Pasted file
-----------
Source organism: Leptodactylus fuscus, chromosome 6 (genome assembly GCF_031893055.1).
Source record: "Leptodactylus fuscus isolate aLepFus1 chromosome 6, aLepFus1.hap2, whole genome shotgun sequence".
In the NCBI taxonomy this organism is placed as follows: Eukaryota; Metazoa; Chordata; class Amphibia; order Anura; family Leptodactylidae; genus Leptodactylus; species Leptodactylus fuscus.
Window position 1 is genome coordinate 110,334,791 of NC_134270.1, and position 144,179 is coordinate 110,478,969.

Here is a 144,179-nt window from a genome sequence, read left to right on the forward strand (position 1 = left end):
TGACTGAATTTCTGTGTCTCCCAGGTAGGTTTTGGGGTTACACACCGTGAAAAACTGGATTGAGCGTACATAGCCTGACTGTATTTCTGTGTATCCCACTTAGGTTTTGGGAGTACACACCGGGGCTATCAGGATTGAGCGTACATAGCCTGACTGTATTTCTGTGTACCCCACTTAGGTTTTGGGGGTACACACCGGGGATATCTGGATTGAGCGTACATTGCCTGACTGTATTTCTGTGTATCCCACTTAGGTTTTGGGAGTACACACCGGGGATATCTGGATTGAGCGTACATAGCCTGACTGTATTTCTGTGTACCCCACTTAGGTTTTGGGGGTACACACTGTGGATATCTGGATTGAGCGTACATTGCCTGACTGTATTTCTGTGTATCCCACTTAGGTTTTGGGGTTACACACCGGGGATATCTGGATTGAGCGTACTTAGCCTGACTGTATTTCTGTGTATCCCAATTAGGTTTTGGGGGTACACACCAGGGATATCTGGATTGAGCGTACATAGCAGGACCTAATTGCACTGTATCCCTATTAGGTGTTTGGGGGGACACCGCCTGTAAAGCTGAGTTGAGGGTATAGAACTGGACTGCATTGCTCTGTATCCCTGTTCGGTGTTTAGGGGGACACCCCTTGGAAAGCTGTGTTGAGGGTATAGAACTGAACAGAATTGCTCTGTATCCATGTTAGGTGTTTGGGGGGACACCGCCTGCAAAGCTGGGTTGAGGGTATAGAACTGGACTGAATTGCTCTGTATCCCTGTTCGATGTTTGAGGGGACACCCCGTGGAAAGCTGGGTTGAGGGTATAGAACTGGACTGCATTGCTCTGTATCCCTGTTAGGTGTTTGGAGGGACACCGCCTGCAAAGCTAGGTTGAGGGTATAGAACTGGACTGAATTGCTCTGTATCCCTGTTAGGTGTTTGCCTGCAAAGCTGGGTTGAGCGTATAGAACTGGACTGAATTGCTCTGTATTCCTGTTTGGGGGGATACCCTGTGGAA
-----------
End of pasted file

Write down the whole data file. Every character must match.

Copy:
Source organism: Leptodactylus fuscus, chromosome 6 (genome assembly GCF_031893055.1).
Source record: "Leptodactylus fuscus isolate aLepFus1 chromosome 6, aLepFus1.hap2, whole genome shotgun sequence".
In the NCBI taxonomy this organism is placed as follows: Eukaryota; Metazoa; Chordata; class Amphibia; order Anura; family Leptodactylidae; genus Leptodactylus; species Leptodactylus fuscus.
Window position 1 is genome coordinate 110,334,791 of NC_134270.1, and position 144,179 is coordinate 110,478,969.

Here is a 144,179-nt window from a genome sequence, read left to right on the forward strand (position 1 = left end):
TGACTGAATTTCTGTGTCTCCCAGGTAGGTTTTGGGGTTACACACCGTGAAAAACTGGATTGAGCGTACATAGCCTGACTGTATTTCTGTGTATCCCACTTAGGTTTTGGGAGTACACACCGGGGCTATCAGGATTGAGCGTACATAGCCTGACTGTATTTCTGTGTACCCCACTTAGGTTTTGGGGGTACACACCGGGGATATCTGGATTGAGCGTACATTGCCTGACTGTATTTCTGTGTATCCCACTTAGGTTTTGGGAGTACACACCGGGGATATCTGGATTGAGCGTACATAGCCTGACTGTATTTCTGTGTACCCCACTTAGGTTTTGGGGGTACACACTGTGGATATCTGGATTGAGCGTACATTGCCTGACTGTATTTCTGTGTATCCCACTTAGGTTTTGGGGTTACACACCGGGGATATCTGGATTGAGCGTACTTAGCCTGACTGTATTTCTGTGTATCCCAATTAGGTTTTGGGGGTACACACCAGGGATATCTGGATTGAGCGTACATAGCAGGACCTAATTGCACTGTATCCCTATTAGGTGTTTGGGGGGACACCGCCTGTAAAGCTGAGTTGAGGGTATAGAACTGGACTGCATTGCTCTGTATCCCTGTTCGGTGTTTAGGGGGACACCCCTTGGAAAGCTGTGTTGAGGGTATAGAACTGAACAGAATTGCTCTGTATCCATGTTAGGTGTTTGGGGGGACACCGCCTGCAAAGCTGGGTTGAGGGTATAGAACTGGACTGAATTGCTCTGTATCCCTGTTCGATGTTTGAGGGGACACCCCGTGGAAAGCTGGGTTGAGGGTATAGAACTGGACTGCATTGCTCTGTATCCCTGTTAGGTGTTTGGAGGGACACCGCCTGCAAAGCTAGGTTGAGGGTATAGAACTGGACTGAATTGCTCTGTATCCCTGTTAGGTGTTTGCCTGCAAAGCTGGGTTGAGCGTATAGAACTGGACTGAATTGCTCTGTATTCCTGTTTGGGGGGATACCCTGTGGAA